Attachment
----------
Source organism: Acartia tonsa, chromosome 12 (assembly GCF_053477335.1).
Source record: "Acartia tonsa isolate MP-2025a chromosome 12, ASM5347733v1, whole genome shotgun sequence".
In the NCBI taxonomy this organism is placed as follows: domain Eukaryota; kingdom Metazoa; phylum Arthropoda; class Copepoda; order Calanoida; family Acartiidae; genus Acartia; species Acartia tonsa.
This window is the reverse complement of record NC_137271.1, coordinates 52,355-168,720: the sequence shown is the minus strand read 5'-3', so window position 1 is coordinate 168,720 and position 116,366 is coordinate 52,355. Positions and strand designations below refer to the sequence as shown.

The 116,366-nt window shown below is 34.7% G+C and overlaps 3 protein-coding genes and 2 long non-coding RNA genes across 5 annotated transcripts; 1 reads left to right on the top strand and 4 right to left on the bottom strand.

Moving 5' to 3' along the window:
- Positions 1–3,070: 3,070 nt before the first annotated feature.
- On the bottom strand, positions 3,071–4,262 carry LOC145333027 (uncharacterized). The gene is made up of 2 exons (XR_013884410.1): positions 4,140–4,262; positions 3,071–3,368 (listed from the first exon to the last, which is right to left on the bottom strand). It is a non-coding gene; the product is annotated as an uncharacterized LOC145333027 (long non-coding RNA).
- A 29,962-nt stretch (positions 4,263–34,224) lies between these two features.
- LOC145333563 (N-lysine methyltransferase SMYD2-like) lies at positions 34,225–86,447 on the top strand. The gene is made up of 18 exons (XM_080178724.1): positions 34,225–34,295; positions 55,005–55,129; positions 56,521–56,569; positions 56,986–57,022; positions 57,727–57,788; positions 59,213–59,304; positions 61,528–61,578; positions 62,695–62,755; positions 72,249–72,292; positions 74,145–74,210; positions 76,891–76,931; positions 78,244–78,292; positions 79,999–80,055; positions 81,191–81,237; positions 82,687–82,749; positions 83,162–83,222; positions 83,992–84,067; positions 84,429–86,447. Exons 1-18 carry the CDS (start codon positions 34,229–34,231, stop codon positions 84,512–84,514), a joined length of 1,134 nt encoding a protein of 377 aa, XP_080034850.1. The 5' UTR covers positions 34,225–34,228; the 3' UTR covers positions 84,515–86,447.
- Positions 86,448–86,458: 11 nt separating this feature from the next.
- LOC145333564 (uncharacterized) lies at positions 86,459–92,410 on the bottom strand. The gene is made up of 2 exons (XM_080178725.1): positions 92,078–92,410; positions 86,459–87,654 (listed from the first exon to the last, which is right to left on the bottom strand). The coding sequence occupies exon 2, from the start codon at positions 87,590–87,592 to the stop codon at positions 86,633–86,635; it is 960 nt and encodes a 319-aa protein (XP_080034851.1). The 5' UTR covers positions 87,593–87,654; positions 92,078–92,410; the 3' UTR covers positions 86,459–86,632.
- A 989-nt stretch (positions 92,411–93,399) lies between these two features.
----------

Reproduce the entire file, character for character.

Source organism: Acartia tonsa, chromosome 12 (assembly GCF_053477335.1).
Source record: "Acartia tonsa isolate MP-2025a chromosome 12, ASM5347733v1, whole genome shotgun sequence".
In the NCBI taxonomy this organism is placed as follows: domain Eukaryota; kingdom Metazoa; phylum Arthropoda; class Copepoda; order Calanoida; family Acartiidae; genus Acartia; species Acartia tonsa.
This window is the reverse complement of record NC_137271.1, coordinates 52,355-168,720: the sequence shown is the minus strand read 5'-3', so window position 1 is coordinate 168,720 and position 116,366 is coordinate 52,355. Positions and strand designations below refer to the sequence as shown.

The 116,366-nt window shown below is 34.7% G+C and overlaps 3 protein-coding genes and 2 long non-coding RNA genes across 5 annotated transcripts; 1 reads left to right on the top strand and 4 right to left on the bottom strand.

Moving 5' to 3' along the window:
- Positions 1–3,070: 3,070 nt before the first annotated feature.
- On the bottom strand, positions 3,071–4,262 carry LOC145333027 (uncharacterized). The gene is made up of 2 exons (XR_013884410.1): positions 4,140–4,262; positions 3,071–3,368 (listed from the first exon to the last, which is right to left on the bottom strand). It is a non-coding gene; the product is annotated as an uncharacterized LOC145333027 (long non-coding RNA).
- A 29,962-nt stretch (positions 4,263–34,224) lies between these two features.
- LOC145333563 (N-lysine methyltransferase SMYD2-like) lies at positions 34,225–86,447 on the top strand. The gene is made up of 18 exons (XM_080178724.1): positions 34,225–34,295; positions 55,005–55,129; positions 56,521–56,569; positions 56,986–57,022; positions 57,727–57,788; positions 59,213–59,304; positions 61,528–61,578; positions 62,695–62,755; positions 72,249–72,292; positions 74,145–74,210; positions 76,891–76,931; positions 78,244–78,292; positions 79,999–80,055; positions 81,191–81,237; positions 82,687–82,749; positions 83,162–83,222; positions 83,992–84,067; positions 84,429–86,447. Exons 1-18 carry the CDS (start codon positions 34,229–34,231, stop codon positions 84,512–84,514), a joined length of 1,134 nt encoding a protein of 377 aa, XP_080034850.1. The 5' UTR covers positions 34,225–34,228; the 3' UTR covers positions 84,515–86,447.
- Positions 86,448–86,458: 11 nt separating this feature from the next.
- LOC145333564 (uncharacterized) lies at positions 86,459–92,410 on the bottom strand. The gene is made up of 2 exons (XM_080178725.1): positions 92,078–92,410; positions 86,459–87,654 (listed from the first exon to the last, which is right to left on the bottom strand). The coding sequence occupies exon 2, from the start codon at positions 87,590–87,592 to the stop codon at positions 86,633–86,635; it is 960 nt and encodes a 319-aa protein (XP_080034851.1). The 5' UTR covers positions 87,593–87,654; positions 92,078–92,410; the 3' UTR covers positions 86,459–86,632.
- A 989-nt stretch (positions 92,411–93,399) lies between these two features.